Most growers know that major plant nutrients become less available as soil pH decreases. But there are four ways acid soils can affect crop nutrition. Soils are considered strongly acid when the pH is below 5.5. Serious problems are likely when the pH falls below 4.5.
1. Plant roots and nutrient uptake
Plants need a good root system to access soil nutrients. This is particularly important for less mobile nutrients like phosphorus (P). To get enough P, plants need a dense root system with lots of root hairs. In acid soils, high aluminium (Al) and manganese (Mn) can reduce root hairs and fine roots. The appearance of P deficiency in plant tops (bluish-purpling leaves) can be caused by Al toxicity that suppressing root growth.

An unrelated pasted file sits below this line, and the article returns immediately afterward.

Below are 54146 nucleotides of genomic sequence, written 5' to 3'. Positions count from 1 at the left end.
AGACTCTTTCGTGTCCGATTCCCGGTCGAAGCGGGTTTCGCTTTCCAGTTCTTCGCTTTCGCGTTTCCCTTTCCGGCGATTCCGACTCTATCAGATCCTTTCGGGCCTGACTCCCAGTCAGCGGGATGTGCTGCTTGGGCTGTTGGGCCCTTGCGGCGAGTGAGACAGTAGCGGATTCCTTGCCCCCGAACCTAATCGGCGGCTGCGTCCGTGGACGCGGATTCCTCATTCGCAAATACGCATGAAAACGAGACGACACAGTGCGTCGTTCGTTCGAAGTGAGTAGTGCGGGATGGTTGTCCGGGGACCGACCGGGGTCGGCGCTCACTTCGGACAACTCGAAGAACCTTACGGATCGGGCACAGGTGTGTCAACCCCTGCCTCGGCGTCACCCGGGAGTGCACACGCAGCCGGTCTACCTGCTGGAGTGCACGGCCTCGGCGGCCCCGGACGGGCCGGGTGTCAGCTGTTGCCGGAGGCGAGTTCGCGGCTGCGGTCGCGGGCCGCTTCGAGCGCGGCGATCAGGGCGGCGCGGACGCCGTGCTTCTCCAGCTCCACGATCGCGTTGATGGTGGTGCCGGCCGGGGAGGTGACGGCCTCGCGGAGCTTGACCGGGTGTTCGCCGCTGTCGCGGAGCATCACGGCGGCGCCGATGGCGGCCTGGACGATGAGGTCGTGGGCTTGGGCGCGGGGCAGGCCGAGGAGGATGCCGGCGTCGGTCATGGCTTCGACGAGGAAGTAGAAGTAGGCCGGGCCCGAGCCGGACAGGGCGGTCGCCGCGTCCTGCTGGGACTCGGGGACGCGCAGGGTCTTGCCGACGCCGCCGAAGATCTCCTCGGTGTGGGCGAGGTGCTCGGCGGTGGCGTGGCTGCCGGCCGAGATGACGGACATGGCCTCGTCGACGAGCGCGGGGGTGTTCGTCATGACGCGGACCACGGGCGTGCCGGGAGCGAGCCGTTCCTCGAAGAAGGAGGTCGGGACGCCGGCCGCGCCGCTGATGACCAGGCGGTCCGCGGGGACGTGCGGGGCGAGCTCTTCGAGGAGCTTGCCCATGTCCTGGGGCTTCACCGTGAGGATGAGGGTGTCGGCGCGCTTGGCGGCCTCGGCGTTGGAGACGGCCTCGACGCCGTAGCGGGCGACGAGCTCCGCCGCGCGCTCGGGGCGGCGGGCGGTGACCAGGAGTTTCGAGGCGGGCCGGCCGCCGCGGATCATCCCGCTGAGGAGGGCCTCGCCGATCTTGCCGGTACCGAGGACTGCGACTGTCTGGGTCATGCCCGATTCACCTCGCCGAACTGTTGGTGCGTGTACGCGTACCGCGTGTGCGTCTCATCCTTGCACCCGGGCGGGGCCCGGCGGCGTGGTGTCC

2. Trace elements
Micronutrients are not usually a big concern in acid soils. Most trace elements become more available in acid soils. The exception is molybdenum which can become deficient when pH is below 5.5.
To fix nitrogen, legumes need rhizobia living in their root nodules. Rhizobia are less effective in acid soils and might not inoculate the roots. Most rhizobia strains are sensitive to pH below 5.5. A legume crop grown in a soil with pH 5.2 will have almost no nodules on the roots and will use more N than it will fix.
4. Reduced soil fertility
Acidic soils have a reduced cation exchange capacity (CEC). As pH decreases, the number of negative charge sites on soil colloids decreases, and the soil can’t hold as many plant available nutrients.
Mike McLaughlin is a professor of soil science at the University of Adelaide. This video was recorded at the Soil Science Australia Conference in Canberra, 2018.